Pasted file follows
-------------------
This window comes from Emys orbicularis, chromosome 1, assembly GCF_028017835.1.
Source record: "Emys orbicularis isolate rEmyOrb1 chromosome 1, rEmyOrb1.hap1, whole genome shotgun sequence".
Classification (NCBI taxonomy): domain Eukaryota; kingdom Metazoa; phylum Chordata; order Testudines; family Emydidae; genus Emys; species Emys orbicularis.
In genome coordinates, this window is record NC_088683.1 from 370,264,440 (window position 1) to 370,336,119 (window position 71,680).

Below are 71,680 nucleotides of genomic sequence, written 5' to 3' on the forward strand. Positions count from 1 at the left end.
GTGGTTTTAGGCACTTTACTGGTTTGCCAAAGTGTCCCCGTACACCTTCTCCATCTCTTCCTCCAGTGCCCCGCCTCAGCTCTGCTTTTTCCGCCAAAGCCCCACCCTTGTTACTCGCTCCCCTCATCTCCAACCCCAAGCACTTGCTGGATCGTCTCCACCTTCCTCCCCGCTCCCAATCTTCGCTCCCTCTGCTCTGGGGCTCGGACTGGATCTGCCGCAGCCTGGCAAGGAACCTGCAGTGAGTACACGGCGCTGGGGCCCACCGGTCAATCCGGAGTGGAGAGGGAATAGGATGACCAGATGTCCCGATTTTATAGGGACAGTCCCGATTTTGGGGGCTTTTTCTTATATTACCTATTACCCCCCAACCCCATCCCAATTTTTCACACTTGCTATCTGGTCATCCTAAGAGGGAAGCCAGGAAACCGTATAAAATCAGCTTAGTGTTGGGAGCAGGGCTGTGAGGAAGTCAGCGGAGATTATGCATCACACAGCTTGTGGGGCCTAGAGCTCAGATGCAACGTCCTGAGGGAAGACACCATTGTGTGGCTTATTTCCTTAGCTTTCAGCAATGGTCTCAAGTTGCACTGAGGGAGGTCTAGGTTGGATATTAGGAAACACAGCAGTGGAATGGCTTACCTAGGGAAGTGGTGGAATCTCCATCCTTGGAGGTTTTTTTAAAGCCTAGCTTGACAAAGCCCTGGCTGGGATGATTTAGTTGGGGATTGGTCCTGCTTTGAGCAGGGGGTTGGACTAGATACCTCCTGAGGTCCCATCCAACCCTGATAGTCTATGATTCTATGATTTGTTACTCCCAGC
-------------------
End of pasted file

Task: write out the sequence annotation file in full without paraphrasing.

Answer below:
This window comes from Emys orbicularis, chromosome 1, assembly GCF_028017835.1.
Source record: "Emys orbicularis isolate rEmyOrb1 chromosome 1, rEmyOrb1.hap1, whole genome shotgun sequence".
Classification (NCBI taxonomy): domain Eukaryota; kingdom Metazoa; phylum Chordata; order Testudines; family Emydidae; genus Emys; species Emys orbicularis.
In genome coordinates, this window is record NC_088683.1 from 370,264,440 (window position 1) to 370,336,119 (window position 71,680).

Below are 71,680 nucleotides of genomic sequence, written 5' to 3' on the forward strand. Positions count from 1 at the left end.
GTGGTTTTAGGCACTTTACTGGTTTGCCAAAGTGTCCCCGTACACCTTCTCCATCTCTTCCTCCAGTGCCCCGCCTCAGCTCTGCTTTTTCCGCCAAAGCCCCACCCTTGTTACTCGCTCCCCTCATCTCCAACCCCAAGCACTTGCTGGATCGTCTCCACCTTCCTCCCCGCTCCCAATCTTCGCTCCCTCTGCTCTGGGGCTCGGACTGGATCTGCCGCAGCCTGGCAAGGAACCTGCAGTGAGTACACGGCGCTGGGGCCCACCGGTCAATCCGGAGTGGAGAGGGAATAGGATGACCAGATGTCCCGATTTTATAGGGACAGTCCCGATTTTGGGGGCTTTTTCTTATATTACCTATTACCCCCCAACCCCATCCCAATTTTTCACACTTGCTATCTGGTCATCCTAAGAGGGAAGCCAGGAAACCGTATAAAATCAGCTTAGTGTTGGGAGCAGGGCTGTGAGGAAGTCAGCGGAGATTATGCATCACACAGCTTGTGGGGCCTAGAGCTCAGATGCAACGTCCTGAGGGAAGACACCATTGTGTGGCTTATTTCCTTAGCTTTCAGCAATGGTCTCAAGTTGCACTGAGGGAGGTCTAGGTTGGATATTAGGAAACACAGCAGTGGAATGGCTTACCTAGGGAAGTGGTGGAATCTCCATCCTTGGAGGTTTTTTTAAAGCCTAGCTTGACAAAGCCCTGGCTGGGATGATTTAGTTGGGGATTGGTCCTGCTTTGAGCAGGGGGTTGGACTAGATACCTCCTGAGGTCCCATCCAACCCTGATAGTCTATGATTCTATGATTTGTTACTCCCAGC